Sometimes meal planning can be such a hassle. I used to wonder where to start. What would I be in the mood for? What would it cost this time? What do I already have that I can use? Should I try something new or just do something I’m familiar with? Easy or elaborate? Then I started a system that has made meal planning much less time consuming and more predictable–enabling me to use less brain power on it! Here’s one way you can make meal planning less of a headache.
Create A Cycle Menu
I created a cycle menu. I don’t mean that I make the same 5, 7, or 10 meals on repeat, but I use a pattern to make what’s for dinner less of a mystery for myself and everyone else! I even came up with a few clever names for each day of the week to help me remember the plan ahead of time.
My Cycle Menu
Meatless Mondays: I always want to make sure we have at least one meal that isn’t centered around a meat every week. (Typically I try to cook more veggies than meat anyways). This could be anything from a salad to a veggie one-pot concoction, as long as there’s no meat.
Stuedays: I pride myself for coming up with this one. Tuesdays are the days I cook either a soup or stew. Since Tuesday is my laundry day (and I’m usually not in the mood to cook much after laundry) it makes it easy to throw something in the pot at the end of the day or even start something in the morning in the crock pot.
Wildcard Wednesdays: I love getting recipes from Pinterest and trying other new things, so I dedicated Wednesdays to trying anything and everything that tickles my fancy.
Slow Cooker Thursdays: Thursdays are my errand days when I go to the grocery store, the library, the bank, anywhere else I need to go, so I’m always sacked out once I get home and unload the groceries and put them all away. I used to put it all away and then get dinner started, but it was such a bore to have to do food all day from store to dinner table. Now, I throw something in the crock pot before I head out for the day and once the groceries are unloaded, dinner is ready and waiting.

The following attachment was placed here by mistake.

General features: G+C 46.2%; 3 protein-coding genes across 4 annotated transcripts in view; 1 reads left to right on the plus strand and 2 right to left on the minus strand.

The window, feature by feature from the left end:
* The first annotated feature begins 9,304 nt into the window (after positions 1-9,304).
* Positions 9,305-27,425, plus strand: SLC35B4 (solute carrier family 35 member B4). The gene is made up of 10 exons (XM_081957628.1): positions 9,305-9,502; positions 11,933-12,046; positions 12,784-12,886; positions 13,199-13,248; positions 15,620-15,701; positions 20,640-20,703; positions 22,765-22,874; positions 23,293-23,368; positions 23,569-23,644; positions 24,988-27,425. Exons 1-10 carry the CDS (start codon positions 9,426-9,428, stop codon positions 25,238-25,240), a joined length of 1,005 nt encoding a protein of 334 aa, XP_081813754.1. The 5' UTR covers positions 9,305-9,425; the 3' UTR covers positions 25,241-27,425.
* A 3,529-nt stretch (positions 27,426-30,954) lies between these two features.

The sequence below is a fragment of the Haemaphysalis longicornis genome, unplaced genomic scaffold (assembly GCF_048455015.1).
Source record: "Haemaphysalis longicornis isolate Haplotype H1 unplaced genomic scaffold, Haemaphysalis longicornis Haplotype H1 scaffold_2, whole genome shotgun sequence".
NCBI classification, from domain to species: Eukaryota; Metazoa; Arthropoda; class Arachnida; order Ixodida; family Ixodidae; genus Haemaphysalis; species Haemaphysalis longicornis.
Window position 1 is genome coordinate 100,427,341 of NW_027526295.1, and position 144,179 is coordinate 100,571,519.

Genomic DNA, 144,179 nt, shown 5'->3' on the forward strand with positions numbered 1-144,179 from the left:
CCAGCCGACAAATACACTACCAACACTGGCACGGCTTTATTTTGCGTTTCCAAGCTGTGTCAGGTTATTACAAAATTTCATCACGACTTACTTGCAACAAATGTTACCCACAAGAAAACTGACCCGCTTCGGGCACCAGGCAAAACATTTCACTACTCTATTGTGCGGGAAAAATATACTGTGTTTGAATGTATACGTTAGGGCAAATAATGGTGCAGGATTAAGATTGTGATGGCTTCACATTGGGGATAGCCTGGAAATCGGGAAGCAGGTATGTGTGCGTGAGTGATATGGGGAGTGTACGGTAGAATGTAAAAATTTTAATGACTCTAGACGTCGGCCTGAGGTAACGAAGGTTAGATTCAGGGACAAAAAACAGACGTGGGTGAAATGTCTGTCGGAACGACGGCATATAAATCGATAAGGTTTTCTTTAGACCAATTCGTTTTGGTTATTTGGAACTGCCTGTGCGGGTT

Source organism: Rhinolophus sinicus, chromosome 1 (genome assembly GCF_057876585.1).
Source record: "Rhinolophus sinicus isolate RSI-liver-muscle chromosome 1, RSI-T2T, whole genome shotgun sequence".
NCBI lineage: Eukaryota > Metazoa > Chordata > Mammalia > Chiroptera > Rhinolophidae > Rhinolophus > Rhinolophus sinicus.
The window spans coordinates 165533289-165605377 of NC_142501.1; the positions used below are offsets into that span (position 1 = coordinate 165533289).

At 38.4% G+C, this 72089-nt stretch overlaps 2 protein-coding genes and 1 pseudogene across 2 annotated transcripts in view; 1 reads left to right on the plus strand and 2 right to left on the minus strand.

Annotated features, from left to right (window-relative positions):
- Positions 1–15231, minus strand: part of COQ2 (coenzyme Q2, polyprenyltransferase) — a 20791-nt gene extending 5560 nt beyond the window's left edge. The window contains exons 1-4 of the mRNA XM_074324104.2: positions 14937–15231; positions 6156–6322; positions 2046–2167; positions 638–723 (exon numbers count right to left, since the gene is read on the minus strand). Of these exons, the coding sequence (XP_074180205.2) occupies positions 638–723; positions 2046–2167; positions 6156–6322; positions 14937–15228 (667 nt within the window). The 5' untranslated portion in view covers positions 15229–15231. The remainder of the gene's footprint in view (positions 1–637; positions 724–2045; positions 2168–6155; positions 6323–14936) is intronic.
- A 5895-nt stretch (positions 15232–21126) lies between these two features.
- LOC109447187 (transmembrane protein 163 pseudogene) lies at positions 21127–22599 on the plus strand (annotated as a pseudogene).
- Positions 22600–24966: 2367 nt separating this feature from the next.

Family Fridays: I always wanted to have a family night where everyone has a pizza crust and gets to build their own pizza and pick their own toppings, so I made room for that in my plan. However, I can’t imagine eating pizza EVERY week, so I decided to alternate pizza and pasta every other week. I can’t wait until my son is old enough to enjoy this family tradition I’m starting.
Saturday Outings: After cooking during the week days, I am ready to take a break and get out of the house, so I’ve dedicated Saturdays to go out and enjoy local restaurants and give myself a reward for feeding my family well.
OYO Sundays: “On Your Own” is an acronym I created that translates into everyone eating either leftovers from earlier in the week or finding something else to snack on. Sometimes all I need is a bowl of cereal to fill me up on a lazy Sunday evening.
Fill In The Gaps On Your Grocery List
In addition to dinners, I typically buy sandwich building blocks for lunches in case there aren’t any leftovers one day, breakfast foods, and what I need to bake something each Monday for us to snack on through the week. This week it is a box of brownies I happen to have stowed in the closet from a buy one get one free sale months ago. Boxed brownie mix?! Trust me, this is totally an exception to the rule.
So that’s it! When I sit down on Wednesdays to meal plan, I pull out my trusty cycle and simply plug a few recipes into their appropriate slots and dinner is planned for the week. Of course, there are always exceptions–probably one every week–but this serves as a valuable template to keep me sane and organized.